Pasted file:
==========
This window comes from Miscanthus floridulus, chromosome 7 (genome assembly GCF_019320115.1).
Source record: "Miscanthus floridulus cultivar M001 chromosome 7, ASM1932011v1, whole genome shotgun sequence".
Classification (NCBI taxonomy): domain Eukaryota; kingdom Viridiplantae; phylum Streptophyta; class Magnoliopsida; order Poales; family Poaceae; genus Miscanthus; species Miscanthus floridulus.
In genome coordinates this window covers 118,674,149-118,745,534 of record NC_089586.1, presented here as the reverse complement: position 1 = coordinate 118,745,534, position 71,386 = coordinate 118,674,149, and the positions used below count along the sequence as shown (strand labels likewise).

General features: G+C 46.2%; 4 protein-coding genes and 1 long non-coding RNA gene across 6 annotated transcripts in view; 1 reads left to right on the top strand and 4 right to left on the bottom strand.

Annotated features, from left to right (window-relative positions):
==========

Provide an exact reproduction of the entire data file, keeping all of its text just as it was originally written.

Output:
This window comes from Miscanthus floridulus, chromosome 7 (genome assembly GCF_019320115.1).
Source record: "Miscanthus floridulus cultivar M001 chromosome 7, ASM1932011v1, whole genome shotgun sequence".
Classification (NCBI taxonomy): domain Eukaryota; kingdom Viridiplantae; phylum Streptophyta; class Magnoliopsida; order Poales; family Poaceae; genus Miscanthus; species Miscanthus floridulus.
In genome coordinates this window covers 118,674,149-118,745,534 of record NC_089586.1, presented here as the reverse complement: position 1 = coordinate 118,745,534, position 71,386 = coordinate 118,674,149, and the positions used below count along the sequence as shown (strand labels likewise).

General features: G+C 46.2%; 4 protein-coding genes and 1 long non-coding RNA gene across 6 annotated transcripts in view; 1 reads left to right on the top strand and 4 right to left on the bottom strand.

Annotated features, from left to right (window-relative positions):